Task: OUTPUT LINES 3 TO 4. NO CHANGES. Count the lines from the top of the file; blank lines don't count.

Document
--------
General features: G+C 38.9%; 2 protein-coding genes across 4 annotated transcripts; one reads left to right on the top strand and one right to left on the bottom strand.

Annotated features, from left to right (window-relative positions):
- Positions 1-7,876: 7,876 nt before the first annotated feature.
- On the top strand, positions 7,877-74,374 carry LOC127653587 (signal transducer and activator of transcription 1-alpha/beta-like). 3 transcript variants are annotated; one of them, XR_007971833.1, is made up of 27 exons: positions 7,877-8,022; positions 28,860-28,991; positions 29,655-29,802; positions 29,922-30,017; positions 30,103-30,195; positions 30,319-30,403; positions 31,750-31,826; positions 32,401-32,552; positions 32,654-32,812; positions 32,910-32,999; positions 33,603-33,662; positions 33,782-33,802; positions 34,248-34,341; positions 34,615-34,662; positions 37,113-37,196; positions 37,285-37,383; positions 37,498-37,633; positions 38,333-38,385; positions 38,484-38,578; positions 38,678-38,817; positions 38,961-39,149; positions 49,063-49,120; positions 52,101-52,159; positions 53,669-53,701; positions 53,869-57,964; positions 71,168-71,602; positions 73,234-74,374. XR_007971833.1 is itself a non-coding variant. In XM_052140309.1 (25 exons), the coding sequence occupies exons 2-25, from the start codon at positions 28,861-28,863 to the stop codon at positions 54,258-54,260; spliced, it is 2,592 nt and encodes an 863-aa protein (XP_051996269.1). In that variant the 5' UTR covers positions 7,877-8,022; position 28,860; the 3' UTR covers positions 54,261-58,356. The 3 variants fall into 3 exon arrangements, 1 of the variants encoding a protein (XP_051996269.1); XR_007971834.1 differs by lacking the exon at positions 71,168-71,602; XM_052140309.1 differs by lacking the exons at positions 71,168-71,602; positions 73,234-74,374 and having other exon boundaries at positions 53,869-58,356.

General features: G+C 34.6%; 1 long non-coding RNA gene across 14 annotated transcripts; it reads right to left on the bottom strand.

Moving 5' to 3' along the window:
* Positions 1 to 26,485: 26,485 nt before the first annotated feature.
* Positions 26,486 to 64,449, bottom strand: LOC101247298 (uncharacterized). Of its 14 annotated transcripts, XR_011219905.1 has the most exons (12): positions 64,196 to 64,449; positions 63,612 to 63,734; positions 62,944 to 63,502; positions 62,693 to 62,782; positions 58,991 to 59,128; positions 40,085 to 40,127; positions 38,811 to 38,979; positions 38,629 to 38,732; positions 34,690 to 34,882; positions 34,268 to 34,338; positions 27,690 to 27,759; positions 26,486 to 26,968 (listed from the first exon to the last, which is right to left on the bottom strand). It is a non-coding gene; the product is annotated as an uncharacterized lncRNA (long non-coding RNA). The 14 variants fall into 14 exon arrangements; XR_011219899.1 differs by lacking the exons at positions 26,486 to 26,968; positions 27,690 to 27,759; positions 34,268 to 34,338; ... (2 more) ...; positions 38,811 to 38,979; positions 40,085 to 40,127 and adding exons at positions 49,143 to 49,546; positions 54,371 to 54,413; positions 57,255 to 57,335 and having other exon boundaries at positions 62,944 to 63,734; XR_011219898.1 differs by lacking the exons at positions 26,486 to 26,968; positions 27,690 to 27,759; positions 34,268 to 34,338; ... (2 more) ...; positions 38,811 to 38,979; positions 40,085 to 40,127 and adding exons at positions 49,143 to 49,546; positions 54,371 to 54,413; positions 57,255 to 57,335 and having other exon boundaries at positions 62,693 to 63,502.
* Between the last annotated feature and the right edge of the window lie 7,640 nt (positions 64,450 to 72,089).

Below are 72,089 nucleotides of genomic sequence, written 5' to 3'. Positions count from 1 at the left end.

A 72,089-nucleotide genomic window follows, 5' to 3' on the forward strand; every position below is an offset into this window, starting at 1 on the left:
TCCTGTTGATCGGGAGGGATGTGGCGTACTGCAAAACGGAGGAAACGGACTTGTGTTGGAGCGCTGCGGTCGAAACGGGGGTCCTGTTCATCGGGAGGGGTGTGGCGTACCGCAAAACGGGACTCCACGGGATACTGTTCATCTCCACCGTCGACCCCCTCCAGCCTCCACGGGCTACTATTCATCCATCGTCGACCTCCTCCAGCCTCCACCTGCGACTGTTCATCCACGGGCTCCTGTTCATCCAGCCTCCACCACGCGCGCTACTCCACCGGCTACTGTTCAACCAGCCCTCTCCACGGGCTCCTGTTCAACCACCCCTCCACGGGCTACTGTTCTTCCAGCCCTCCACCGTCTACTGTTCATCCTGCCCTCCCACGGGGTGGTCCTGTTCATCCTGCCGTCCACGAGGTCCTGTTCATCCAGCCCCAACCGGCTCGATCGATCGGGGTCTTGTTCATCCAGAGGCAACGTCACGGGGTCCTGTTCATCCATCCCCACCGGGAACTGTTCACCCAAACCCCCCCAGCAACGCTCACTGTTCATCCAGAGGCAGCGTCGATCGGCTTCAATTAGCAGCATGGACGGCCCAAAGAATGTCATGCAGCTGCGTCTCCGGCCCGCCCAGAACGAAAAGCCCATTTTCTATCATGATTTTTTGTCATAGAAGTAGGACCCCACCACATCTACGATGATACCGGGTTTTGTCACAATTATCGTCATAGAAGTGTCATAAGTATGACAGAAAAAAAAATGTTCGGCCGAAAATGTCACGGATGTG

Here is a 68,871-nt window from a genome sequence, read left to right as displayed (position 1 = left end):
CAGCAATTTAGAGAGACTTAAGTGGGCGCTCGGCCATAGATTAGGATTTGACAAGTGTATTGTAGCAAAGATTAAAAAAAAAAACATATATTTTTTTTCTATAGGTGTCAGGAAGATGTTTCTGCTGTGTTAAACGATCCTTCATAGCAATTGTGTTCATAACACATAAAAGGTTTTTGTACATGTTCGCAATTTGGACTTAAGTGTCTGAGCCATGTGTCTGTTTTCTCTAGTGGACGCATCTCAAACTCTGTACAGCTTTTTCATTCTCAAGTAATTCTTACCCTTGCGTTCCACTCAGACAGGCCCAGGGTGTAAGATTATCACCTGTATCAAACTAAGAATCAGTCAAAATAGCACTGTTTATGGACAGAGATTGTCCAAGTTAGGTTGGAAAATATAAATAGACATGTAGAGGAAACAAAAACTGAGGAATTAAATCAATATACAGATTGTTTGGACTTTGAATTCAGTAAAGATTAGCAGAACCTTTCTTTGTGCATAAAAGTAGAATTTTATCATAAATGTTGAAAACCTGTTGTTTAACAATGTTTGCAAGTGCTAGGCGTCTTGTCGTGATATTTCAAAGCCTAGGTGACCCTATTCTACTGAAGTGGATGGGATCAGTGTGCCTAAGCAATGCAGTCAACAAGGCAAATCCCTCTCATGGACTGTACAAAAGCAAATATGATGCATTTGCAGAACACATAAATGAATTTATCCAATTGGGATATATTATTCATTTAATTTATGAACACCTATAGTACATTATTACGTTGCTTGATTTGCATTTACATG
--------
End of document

- Positions 1-7,876: 7,876 nt before the first annotated feature.
- On the top strand, positions 7,877-74,374 carry LOC127653587 (signal transducer and activator of transcription 1-alpha/beta-like). 3 transcript variants are annotated; one of them, XR_007971833.1, is made up of 27 exons: positions 7,877-8,022; positions 28,860-28,991; positions 29,655-29,802; positions 29,922-30,017; positions 30,103-30,195; positions 30,319-30,403; positions 31,750-31,826; positions 32,401-32,552; positions 32,654-32,812; positions 32,910-32,999; positions 33,603-33,662; positions 33,782-33,802; positions 34,248-34,341; positions 34,615-34,662; positions 37,113-37,196; positions 37,285-37,383; positions 37,498-37,633; positions 38,333-38,385; positions 38,484-38,578; positions 38,678-38,817; positions 38,961-39,149; positions 49,063-49,120; positions 52,101-52,159; positions 53,669-53,701; positions 53,869-57,964; positions 71,168-71,602; positions 73,234-74,374. XR_007971833.1 is itself a non-coding variant. In XM_052140309.1 (25 exons), the coding sequence occupies exons 2-25, from the start codon at positions 28,861-28,863 to the stop codon at positions 54,258-54,260; spliced, it is 2,592 nt and encodes an 863-aa protein (XP_051996269.1). In that variant the 5' UTR covers positions 7,877-8,022; position 28,860; the 3' UTR covers positions 54,261-58,356. The 3 variants fall into 3 exon arrangements, 1 of the variants encoding a protein (XP_051996269.1); XR_007971834.1 differs by lacking the exon at positions 71,168-71,602; XM_052140309.1 differs by lacking the exons at positions 71,168-71,602; positions 73,234-74,374 and having other exon boundaries at positions 53,869-58,356.